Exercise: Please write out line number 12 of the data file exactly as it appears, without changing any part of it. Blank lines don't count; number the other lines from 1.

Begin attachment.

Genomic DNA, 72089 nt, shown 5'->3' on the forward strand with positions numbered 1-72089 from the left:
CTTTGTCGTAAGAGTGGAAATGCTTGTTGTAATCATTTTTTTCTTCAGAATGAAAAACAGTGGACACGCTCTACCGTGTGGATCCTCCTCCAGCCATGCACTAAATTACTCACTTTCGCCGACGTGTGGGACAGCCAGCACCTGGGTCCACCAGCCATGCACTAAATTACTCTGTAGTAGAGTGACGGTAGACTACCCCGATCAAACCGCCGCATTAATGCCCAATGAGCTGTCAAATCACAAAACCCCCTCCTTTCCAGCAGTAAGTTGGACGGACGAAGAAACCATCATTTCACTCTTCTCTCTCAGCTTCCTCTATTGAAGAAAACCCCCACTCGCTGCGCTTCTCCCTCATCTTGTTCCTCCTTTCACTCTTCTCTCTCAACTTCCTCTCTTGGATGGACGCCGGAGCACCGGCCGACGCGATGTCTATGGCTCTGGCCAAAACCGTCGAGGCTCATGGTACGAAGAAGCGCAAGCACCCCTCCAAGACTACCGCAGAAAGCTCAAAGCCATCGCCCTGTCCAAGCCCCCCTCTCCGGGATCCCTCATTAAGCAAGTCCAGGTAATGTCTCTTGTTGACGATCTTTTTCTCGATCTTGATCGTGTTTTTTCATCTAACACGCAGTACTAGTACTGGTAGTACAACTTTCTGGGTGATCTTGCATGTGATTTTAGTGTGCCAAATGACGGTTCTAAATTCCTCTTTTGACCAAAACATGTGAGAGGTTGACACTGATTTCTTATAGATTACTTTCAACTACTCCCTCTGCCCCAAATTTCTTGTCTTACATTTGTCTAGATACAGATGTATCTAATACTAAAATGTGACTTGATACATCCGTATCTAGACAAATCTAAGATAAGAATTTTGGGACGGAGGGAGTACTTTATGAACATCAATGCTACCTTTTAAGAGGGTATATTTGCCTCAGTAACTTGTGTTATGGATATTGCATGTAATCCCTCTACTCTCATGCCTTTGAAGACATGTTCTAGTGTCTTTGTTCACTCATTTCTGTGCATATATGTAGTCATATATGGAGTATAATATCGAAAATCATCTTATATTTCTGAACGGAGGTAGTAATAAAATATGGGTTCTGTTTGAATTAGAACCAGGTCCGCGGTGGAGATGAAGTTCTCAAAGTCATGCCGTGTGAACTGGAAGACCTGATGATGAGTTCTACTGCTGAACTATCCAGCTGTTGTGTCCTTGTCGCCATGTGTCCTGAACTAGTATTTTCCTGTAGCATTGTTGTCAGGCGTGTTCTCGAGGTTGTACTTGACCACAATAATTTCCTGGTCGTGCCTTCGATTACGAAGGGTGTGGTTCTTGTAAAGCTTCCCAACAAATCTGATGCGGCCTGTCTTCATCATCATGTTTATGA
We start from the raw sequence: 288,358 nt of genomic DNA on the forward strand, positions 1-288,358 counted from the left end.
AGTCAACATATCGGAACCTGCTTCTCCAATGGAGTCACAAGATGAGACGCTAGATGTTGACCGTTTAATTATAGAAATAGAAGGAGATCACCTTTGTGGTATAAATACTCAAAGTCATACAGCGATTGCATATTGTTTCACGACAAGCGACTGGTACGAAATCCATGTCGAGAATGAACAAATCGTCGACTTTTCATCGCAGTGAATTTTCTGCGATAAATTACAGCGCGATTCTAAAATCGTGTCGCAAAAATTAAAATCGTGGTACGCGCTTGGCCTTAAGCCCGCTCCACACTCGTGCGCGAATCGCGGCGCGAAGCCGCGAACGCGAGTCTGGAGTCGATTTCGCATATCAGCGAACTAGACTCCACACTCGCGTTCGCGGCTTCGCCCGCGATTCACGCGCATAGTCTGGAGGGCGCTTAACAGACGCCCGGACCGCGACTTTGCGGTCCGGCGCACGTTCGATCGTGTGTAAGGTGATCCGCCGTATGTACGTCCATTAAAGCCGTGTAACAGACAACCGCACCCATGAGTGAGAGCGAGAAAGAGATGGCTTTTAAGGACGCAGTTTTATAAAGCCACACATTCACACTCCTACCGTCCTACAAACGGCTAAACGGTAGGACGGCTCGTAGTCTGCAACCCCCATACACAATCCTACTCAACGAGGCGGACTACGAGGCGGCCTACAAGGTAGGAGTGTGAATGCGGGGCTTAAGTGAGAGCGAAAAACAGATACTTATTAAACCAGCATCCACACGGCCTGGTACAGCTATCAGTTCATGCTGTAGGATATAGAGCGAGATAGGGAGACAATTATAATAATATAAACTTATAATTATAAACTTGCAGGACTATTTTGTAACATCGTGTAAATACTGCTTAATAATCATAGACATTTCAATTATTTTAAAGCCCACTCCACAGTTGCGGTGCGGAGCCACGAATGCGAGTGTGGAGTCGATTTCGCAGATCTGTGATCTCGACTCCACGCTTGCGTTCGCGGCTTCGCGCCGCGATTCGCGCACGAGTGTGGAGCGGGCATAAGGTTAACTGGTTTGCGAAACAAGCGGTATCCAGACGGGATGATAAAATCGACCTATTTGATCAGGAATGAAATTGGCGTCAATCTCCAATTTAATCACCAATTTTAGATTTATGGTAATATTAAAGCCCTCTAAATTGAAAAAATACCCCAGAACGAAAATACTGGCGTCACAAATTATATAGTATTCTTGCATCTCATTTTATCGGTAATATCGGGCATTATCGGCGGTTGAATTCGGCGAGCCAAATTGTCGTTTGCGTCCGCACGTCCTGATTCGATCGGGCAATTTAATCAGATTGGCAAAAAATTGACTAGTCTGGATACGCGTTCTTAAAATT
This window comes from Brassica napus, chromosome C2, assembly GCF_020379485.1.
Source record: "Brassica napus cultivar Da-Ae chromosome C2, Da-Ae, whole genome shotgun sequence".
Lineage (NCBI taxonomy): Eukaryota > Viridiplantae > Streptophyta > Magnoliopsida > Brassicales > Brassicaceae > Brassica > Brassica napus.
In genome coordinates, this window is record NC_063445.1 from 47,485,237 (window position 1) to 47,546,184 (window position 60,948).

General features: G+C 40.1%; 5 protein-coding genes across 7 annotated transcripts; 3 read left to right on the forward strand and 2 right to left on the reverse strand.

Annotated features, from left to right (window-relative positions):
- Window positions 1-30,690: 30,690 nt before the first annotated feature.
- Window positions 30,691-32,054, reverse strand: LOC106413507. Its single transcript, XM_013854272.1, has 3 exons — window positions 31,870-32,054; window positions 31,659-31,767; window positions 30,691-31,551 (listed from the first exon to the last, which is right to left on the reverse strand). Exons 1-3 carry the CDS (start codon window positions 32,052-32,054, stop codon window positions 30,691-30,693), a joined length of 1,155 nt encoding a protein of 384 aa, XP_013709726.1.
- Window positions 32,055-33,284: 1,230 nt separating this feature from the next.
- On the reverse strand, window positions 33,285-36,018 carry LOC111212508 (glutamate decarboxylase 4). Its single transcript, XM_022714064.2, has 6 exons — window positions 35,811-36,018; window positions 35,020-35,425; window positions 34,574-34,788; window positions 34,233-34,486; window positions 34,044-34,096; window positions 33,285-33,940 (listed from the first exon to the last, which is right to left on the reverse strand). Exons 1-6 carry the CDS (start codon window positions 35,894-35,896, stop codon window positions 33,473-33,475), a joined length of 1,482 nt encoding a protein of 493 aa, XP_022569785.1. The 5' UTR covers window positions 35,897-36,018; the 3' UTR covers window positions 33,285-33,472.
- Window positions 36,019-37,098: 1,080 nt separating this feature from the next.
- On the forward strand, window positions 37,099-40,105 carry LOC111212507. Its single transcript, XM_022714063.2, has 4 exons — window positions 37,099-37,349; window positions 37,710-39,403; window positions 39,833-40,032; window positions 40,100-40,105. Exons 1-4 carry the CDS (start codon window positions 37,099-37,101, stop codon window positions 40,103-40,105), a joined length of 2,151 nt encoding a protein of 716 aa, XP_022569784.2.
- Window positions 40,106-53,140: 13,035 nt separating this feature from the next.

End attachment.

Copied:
- Window positions 30,691-32,054, reverse strand: LOC106413507. Its single transcript, XM_013854272.1, has 3 exons — window positions 31,870-32,054; window positions 31,659-31,767; window positions 30,691-31,551 (listed from the first exon to the last, which is right to left on the reverse strand). Exons 1-3 carry the CDS (start codon window positions 32,052-32,054, stop codon window positions 30,691-30,693), a joined length of 1,155 nt encoding a protein of 384 aa, XP_013709726.1.